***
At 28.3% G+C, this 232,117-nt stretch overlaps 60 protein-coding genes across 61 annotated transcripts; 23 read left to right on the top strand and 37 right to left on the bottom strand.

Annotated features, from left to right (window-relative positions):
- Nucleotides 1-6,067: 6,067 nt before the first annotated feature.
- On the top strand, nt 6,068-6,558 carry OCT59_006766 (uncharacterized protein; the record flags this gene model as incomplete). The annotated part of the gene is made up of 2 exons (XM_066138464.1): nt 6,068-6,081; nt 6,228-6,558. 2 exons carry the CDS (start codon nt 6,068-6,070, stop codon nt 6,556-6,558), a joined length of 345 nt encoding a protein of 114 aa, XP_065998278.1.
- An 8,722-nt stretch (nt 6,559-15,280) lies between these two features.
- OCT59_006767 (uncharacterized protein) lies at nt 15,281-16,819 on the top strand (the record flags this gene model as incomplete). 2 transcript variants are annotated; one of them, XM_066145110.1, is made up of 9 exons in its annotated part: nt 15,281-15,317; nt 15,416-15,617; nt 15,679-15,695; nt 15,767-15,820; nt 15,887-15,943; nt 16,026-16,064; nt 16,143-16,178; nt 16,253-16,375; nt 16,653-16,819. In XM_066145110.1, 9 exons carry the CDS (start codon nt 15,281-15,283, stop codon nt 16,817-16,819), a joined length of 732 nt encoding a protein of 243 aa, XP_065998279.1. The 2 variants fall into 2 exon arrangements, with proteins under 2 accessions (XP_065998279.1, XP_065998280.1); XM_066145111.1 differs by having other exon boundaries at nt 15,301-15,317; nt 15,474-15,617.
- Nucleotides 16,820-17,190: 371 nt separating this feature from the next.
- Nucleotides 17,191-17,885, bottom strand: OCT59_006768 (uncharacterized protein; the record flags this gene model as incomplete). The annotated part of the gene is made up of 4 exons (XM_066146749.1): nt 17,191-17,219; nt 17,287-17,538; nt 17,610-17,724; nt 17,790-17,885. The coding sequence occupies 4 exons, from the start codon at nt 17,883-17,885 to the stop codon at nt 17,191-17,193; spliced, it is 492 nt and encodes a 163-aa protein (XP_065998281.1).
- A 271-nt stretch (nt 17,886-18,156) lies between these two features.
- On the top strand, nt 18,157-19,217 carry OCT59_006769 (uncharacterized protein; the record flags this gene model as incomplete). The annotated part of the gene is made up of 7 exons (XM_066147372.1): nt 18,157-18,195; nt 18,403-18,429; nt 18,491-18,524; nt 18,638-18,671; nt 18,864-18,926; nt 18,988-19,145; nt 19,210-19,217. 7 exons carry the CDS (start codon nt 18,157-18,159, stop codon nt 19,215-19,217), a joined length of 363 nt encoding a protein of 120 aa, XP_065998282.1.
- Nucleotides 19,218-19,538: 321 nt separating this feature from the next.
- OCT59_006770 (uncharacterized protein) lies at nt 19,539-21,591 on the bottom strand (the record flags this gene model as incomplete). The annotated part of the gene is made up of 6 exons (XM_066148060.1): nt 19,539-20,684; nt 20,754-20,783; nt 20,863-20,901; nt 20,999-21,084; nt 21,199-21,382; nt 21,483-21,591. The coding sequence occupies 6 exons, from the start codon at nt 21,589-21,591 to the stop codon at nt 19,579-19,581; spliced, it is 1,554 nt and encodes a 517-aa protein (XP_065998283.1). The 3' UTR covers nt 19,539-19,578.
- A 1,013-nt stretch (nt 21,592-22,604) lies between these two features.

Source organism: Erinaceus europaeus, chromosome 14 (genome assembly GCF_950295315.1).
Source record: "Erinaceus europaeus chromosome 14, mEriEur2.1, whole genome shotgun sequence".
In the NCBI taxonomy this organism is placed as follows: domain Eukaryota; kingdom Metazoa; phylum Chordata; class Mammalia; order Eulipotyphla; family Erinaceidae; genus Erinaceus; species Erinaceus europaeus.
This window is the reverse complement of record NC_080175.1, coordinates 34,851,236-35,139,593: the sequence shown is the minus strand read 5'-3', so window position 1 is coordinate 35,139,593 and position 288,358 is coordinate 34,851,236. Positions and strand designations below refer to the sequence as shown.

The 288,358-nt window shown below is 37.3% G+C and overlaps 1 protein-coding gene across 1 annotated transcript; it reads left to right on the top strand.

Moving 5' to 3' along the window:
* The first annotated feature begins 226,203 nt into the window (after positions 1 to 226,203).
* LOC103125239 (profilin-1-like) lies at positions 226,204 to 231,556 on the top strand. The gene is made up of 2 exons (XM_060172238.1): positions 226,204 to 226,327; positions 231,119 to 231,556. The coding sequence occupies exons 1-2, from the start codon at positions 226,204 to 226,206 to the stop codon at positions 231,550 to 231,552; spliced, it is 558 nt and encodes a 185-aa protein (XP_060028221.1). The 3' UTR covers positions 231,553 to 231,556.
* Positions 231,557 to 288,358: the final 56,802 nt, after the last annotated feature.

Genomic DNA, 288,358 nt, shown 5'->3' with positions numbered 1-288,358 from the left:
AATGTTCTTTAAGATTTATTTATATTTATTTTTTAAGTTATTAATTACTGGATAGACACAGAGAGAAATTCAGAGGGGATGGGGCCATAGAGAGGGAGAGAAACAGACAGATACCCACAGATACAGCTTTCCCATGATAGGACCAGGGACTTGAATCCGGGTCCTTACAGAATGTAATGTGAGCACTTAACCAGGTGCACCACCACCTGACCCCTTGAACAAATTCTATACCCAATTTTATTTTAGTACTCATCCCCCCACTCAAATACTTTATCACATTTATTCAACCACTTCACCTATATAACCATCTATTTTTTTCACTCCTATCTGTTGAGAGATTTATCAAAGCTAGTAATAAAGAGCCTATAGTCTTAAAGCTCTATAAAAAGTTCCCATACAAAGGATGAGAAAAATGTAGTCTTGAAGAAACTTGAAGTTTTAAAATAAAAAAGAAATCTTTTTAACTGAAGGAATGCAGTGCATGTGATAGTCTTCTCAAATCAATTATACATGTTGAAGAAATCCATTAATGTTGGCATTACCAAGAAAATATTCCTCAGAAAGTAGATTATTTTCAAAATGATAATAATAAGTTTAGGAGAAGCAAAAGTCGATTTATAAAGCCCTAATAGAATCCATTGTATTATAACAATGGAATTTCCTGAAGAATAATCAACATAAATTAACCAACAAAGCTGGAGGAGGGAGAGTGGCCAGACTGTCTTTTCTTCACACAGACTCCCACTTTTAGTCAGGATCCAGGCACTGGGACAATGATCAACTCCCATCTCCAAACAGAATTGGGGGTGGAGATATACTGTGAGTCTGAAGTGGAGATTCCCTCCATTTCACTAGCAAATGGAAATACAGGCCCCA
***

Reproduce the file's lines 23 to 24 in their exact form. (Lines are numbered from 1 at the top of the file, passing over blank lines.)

Genomic DNA, 288,358 nt, shown 5'->3' with positions numbered 1-288,358 from the left:
AATGTTCTTTAAGATTTATTTATATTTATTTTTTAAGTTATTAATTACTGGATAGACACAGAGAGAAATTCAGAGGGGATGGGGCCATAGAGAGGGAGAGAAACAGACAGATACCCACAGATACAGCTTTCCCATGATAGGACCAGGGACTTGAATCCGGGTCCTTACAGAATGTAATGTGAGCACTTAACCAGGTGCACCACCACCTGACCCCTTGAACAAATTCTATACCCAATTTTATTTTAGTACTCATCCCCCCACTCAAATACTTTATCACATTTATTCAACCACTTCACCTATATAACCATCTATTTTTTTCACTCCTATCTGTTGAGAGATTTATCAAAGCTAGTAATAAAGAGCCTATAGTCTTAAAGCTCTATAAAAAGTTCCCATACAAAGGATGAGAAAAATGTAGTCTTGAAGAAACTTGAAGTTTTAAAATAAAAAAGAAATCTTTTTAACTGAAGGAATGCAGTGCATGTGATAGTCTTCTCAAATCAATTATACATGTTGAAGAAATCCATTAATGTTGGCATTACCAAGAAAATATTCCTCAGAAAGTAGATTATTTTCAAAATGATAATAATAAGTTTAGGAGAAGCAAAAGTCGATTTATAAAGCCCTAATAGAATCCATTGTATTATAACAATGGAATTTCCTGAAGAATAATCAACATAAATTAACCAACAAAGCTGGAGGAGGGAGAGTGGCCAGACTGTCTTTTCTTCACACAGACTCCCACTTTTAGTCAGGATCCAGGCACTGGGACAATGATCAACTCCCATCTCCAAACAGAATTGGGGGTGGAGATATACTGTGAGTCTGAAGTGGAGATTCCCTCCATTTCACTAGCAAATGGAAATACAGGCCCCA